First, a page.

A tip in preparing your case

 Posted By: je froilan m. clerigo

"Begin with the end in mind", as Stephen Covey mentioned in his 7 Habits of Highly Effective People, is how to prepare a case. Picture how the case will end by writing the draft decision at the beginning, right after the evidence is gathered and the facts collated,even before the initial pleading is prepared.

Administrative agencies in the Philippines like the Construction Industry Arbitration Commission (CIAC) and the Housing and Land Use Regulatory Board (HLURB) actually require the contending parties to submit their draft decisions at the end of the trial. The Arbitrator or Hearing Officer can then decide the case more expediently, because he is allowed by the rules to adopt which draft he thinks coincides with the evidence and the law.

In civil and criminal cases before regular courts, the memorandum at the end of the case is the equivalent of the draft decision. It's a party's summary of his evidence and arguments and how he counters that of his opponent's.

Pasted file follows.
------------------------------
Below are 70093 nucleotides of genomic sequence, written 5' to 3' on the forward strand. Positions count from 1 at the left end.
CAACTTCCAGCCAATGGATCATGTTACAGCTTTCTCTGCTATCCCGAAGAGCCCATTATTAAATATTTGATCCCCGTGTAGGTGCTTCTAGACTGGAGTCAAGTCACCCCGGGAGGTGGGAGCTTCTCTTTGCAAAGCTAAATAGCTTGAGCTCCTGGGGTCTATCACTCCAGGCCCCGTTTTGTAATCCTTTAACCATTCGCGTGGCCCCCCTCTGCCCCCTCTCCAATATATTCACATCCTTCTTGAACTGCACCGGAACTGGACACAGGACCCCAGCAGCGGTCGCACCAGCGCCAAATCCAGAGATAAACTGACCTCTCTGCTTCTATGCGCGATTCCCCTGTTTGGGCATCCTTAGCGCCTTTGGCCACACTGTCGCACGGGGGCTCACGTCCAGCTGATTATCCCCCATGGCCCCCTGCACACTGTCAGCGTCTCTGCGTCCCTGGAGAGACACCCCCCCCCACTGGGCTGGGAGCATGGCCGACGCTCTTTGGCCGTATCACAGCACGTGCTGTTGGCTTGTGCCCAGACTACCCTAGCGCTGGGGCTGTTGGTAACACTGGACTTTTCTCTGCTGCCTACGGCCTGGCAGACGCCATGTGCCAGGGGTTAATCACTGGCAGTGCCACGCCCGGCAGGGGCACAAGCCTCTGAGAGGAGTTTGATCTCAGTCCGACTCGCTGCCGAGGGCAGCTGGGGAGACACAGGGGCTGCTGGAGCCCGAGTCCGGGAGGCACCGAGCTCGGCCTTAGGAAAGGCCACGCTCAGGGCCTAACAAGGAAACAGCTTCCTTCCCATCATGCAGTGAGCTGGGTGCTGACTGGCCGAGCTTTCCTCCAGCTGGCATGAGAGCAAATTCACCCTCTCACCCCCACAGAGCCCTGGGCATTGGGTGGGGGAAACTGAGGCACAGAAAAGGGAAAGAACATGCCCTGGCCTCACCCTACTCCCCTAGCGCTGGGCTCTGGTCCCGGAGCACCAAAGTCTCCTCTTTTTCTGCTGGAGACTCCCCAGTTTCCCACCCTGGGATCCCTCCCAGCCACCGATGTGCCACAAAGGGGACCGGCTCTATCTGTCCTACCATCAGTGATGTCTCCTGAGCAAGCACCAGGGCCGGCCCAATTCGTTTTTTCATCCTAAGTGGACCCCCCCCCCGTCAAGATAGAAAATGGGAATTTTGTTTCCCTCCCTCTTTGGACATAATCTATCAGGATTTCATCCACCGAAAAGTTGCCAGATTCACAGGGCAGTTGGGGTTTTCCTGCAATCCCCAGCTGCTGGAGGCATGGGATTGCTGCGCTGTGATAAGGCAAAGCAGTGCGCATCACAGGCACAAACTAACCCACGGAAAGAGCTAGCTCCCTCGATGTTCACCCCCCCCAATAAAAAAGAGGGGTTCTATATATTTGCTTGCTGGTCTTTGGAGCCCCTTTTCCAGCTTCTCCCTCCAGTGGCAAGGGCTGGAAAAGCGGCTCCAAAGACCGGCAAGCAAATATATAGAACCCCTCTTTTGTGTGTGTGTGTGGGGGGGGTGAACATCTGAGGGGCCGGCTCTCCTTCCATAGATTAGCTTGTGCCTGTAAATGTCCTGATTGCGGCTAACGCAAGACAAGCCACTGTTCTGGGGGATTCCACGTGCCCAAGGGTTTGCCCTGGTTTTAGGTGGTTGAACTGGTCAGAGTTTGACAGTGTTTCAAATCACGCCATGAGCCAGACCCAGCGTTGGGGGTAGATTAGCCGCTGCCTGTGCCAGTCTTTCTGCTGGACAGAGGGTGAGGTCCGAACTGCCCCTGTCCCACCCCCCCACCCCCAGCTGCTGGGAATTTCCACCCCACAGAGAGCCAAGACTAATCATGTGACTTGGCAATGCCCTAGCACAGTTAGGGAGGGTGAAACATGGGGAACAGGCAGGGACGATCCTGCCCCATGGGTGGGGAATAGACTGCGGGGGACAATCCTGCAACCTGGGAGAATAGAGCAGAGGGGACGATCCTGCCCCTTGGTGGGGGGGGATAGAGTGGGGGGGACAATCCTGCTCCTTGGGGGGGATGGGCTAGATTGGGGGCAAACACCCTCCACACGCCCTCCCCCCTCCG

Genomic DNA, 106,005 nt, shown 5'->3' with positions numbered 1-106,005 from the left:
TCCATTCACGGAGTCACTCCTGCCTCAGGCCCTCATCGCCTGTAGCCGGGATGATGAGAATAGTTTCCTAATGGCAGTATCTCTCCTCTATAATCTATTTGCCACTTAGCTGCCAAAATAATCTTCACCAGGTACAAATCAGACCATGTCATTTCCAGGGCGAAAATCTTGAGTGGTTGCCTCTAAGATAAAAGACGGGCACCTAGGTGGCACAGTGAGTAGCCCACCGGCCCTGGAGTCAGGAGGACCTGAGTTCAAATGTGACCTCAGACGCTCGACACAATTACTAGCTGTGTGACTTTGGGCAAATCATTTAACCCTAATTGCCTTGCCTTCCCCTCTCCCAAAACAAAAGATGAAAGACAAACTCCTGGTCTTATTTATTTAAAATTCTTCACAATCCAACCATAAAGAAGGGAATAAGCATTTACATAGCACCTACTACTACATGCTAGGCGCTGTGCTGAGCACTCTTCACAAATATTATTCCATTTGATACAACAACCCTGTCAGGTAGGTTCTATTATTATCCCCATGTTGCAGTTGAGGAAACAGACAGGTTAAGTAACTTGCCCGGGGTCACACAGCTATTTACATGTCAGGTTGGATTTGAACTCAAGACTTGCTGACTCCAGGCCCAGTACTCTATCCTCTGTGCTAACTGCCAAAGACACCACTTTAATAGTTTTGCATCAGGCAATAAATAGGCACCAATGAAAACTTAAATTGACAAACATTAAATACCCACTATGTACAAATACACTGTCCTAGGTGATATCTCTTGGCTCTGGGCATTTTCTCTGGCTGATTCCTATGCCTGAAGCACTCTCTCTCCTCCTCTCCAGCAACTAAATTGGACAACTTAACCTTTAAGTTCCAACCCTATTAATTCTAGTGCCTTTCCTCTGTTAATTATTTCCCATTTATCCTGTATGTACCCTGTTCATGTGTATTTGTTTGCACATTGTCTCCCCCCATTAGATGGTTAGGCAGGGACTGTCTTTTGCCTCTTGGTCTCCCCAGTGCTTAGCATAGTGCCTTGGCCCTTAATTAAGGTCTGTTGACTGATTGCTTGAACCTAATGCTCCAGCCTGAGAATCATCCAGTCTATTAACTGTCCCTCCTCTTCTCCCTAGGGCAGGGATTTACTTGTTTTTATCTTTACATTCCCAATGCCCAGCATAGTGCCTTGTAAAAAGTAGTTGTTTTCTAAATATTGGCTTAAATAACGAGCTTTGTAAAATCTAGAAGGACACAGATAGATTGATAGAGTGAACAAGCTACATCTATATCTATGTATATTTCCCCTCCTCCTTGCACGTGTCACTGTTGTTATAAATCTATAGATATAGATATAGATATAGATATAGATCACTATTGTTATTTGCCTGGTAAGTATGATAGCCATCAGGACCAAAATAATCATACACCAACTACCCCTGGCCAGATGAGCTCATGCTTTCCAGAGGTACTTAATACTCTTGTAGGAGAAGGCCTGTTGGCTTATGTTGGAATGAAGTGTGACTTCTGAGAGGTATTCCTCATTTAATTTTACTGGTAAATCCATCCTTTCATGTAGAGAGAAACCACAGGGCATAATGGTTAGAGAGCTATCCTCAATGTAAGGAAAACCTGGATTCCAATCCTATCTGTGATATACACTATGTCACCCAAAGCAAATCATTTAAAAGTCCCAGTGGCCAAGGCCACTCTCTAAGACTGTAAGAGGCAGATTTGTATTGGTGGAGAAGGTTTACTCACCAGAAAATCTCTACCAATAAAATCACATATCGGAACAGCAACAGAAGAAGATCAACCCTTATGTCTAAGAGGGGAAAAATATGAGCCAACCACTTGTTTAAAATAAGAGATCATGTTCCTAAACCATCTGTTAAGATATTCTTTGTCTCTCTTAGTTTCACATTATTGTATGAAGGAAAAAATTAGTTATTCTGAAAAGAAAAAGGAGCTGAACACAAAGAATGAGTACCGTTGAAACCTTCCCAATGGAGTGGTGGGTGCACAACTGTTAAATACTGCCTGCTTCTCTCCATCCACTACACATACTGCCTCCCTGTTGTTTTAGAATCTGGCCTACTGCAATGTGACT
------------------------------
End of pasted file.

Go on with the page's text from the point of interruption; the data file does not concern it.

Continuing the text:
To the advocate, the draft decision or memorandum  can be extremely helpful in preparing the case because, when prepared at the beginning, it's like a compass for the case. Just the process of writing the draft decision in advance forces us to think and re-think: Is my theory the right one for this case? Do I have the evidence to support the elements of my causes of action? Will the witnesses, and their stories, be credible? Even the order of presenting your witnesses will become clear.

Then, when we collect our evidence, interview witnesses, prepare pleadings, and even argue motions, referring often to the draft decision or memotandum is like looking at a road map. As the case progresses, the draft decision you prepared in advance will give you the confidence that what you are doing and will do in the case contribute to realizing your end-game.

The bottomline, of course, is that a plan must be in place. And this involves knowing where our destination is or what the end will be. This is similar to a flightplan that a pilot executes. So that, even if he somehow veers off-course, he can always get back on track. Otherwise, as the above cartoon says, we just might f---up the landing.